We’re excited to be able to cover the inventory needs of 4C and to be actually part of the efficient and helpful ecosystem of services they have created.

Friday, July 26, 2013

3 enterprise software wins for cloud computing

 

We’re 100% convinced that cloud computing in one of its many forms and variants is the next logical step for enterprise software. It’s advantageous to legacy/on-premises approaches in all but a few factors (such as regulation and compliance issues or where extreme customization is necessary – but even these are addressable) and the concept keeps spreading every day.

Here’s three notable instances of cloud computing becoming even more popular – based on three articles we picked up in the news in the past week or so.

Google gets serious about enterprise


Last week, Google announced their collaboration with Egnyte, a company which provides a file sharing product upgraded with security, administration, permissions, auditing and other features usually needed by companies. Such features are currently missing from Google Docs which was initially designed with the end-user in mind instead of a company and Google fills the gap using this integration with Egnyte.

Although this may mean a lack of foresight in the part of Google (designing something without their paying customers in mind) it also mean they are serious about offering the cloud to businesses and want to have a role in the industry.

Google gets (more) serious about enterprise


In the recent Q2 earnings call Google also mentioned enterprise software and the fact that they plan to focus more in this division of theirs. That’s something which will only add further credibility into doing business the cloud way which incidentally is what the Google way is. According to the report, Google partners welcomed the news – they expect the move to boost reselling of already hot products such as cloud-based Google Apps.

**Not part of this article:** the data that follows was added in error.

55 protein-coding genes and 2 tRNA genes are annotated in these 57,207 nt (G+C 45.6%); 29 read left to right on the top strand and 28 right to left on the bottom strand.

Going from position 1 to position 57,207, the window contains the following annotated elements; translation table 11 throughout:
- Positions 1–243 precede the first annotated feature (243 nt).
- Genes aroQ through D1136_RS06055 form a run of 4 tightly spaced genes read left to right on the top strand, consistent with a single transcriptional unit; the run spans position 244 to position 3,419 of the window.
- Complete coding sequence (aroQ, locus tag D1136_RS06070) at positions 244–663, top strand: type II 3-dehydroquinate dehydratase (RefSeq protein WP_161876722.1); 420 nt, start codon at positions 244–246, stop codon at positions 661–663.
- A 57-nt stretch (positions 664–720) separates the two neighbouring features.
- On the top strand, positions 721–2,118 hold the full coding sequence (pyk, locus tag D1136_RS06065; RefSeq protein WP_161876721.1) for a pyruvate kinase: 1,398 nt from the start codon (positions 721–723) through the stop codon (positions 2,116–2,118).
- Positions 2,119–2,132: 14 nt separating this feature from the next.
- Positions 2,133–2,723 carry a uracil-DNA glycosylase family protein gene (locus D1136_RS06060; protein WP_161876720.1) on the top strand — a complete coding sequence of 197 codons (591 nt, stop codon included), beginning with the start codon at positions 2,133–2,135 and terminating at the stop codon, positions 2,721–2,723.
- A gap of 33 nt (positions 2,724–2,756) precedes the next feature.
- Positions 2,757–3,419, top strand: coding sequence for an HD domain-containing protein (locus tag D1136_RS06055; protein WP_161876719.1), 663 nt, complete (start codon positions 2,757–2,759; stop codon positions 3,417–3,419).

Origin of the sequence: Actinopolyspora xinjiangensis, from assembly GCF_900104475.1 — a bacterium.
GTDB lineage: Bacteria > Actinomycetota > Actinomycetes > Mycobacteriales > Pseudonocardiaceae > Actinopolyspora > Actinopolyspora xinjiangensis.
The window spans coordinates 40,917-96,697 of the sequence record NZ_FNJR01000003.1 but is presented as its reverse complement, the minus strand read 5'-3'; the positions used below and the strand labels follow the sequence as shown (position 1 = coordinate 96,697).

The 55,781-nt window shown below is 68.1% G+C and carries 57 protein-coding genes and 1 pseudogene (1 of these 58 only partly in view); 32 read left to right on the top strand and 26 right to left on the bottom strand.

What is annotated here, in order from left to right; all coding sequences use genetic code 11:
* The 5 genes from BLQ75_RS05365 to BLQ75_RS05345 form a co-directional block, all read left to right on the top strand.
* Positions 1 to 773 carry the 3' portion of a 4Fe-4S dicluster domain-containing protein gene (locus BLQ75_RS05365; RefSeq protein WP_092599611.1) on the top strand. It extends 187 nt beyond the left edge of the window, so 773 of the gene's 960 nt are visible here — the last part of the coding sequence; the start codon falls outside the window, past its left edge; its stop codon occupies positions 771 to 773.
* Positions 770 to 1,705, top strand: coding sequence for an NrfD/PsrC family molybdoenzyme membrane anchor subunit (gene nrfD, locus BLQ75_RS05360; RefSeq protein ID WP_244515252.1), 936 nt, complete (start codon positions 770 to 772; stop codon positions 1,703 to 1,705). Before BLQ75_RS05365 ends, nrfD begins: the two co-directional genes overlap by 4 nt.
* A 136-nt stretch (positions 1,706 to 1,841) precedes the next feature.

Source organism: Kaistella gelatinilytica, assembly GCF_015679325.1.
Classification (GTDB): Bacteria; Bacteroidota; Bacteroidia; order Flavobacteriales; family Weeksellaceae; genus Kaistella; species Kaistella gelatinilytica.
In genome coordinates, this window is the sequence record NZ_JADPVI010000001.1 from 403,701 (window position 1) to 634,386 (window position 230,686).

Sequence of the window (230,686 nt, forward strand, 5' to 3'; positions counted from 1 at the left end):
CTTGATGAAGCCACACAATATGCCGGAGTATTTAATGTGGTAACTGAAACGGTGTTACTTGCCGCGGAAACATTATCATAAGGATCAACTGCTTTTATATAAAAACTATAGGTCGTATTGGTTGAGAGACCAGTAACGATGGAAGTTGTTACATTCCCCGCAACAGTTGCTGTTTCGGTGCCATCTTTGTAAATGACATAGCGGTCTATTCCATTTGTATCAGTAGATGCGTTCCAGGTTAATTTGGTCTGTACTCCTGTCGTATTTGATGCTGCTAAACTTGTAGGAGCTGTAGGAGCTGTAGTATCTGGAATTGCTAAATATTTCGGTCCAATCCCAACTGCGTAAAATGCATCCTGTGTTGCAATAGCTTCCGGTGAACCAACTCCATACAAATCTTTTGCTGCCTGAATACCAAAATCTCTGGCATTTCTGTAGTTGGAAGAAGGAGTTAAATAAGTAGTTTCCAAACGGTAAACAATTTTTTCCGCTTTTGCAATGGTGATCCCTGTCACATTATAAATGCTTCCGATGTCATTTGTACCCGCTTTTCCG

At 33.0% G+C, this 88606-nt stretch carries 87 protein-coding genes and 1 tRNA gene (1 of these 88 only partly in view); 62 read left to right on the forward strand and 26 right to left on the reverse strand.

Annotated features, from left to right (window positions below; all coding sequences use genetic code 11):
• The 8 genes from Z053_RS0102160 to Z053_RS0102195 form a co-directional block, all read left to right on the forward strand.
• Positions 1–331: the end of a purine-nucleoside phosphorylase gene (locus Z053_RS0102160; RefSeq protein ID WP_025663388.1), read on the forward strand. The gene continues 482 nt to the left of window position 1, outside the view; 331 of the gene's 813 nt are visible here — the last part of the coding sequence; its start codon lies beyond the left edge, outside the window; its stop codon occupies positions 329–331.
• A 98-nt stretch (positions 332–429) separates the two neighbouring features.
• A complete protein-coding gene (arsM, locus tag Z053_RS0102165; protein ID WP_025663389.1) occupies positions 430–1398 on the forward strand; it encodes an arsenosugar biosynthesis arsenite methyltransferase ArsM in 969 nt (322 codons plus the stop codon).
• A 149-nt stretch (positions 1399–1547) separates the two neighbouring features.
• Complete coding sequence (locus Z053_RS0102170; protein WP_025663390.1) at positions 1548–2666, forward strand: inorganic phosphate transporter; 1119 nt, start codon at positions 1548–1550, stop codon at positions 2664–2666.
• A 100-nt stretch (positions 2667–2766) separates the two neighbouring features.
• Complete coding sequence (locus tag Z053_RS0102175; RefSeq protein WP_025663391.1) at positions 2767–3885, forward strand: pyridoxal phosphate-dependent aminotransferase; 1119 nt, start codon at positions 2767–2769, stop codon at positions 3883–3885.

Although according to estimates enterprise software makes up no more than just 5% of Google’s business, if that giant is shifting its weight towards companies using the cloud as leverage then that must mean something about where things are headed.

Even the CIA does it


It has all been but confirmed that CIA will be teaming up with Amazon to create the private infrastructure the former needs with the support and know-how from the latter. So CIA too is going the way of the cloud - presumably even for truly mission-critical projects. Given that they are primarily all about sensitive information management it is a good indicator that after all security issues can be handled fine in the cloud even if parts of it are not under your immediate control (i.e. not in a server at your business’ basement).

So there it is - more and more confirmation of the cloud computing model piles up by the day from a number of sources. What more do you need to give it a try?

Friday, July 12, 2013

Realistic cloud ERP expectations

Reading the news I picked up this interesting post on cloud ERP expectations held by businesses and professionals interested in an ERP implementation, written by ERP consultant Brett Beaubouef.

Most professionals in the ERP industry – and that includes us! – have been evangelizing cloud ERP as the next big thing which has come to address any and all issues of the previous generation ERP, rescue business processes, cut costs, drive efficiency upwards – the list grows longer and longer by every post on the subject. It would seem cloud ERP is the genie in the lamp!



While cloud ERP is a definite technological advancement which is here to stay and can solve many inefficiencies of the past, it is also a useful exercise to take one step back and be open about where cloud ERP cannot actually deliver miracles. As Brett says it is much better to have an informed customer who knows what to expect rather than a customer with unrealistic expectations.

So for all the benefits of cloud ERP, what are the points you shouldn’t be expecting wonders in?

Some training is necessary


One of the basic advantages touted by most modern online ERP solutions (well, at least Megaventory) is that it is actually easy to pick up and its users are able to understand how it works fast and with little time spent in training. Although that’s true, it is also important to stress that the word ‘little’ in the previous sentence is not ‘no’ for a reason. While the time needed to familiarize oneself with a cloud ERP is much less than with traditional platforms (which could in some cases require weeks of seminars) a business has to actually allocate some time for its employees to learn the ropes.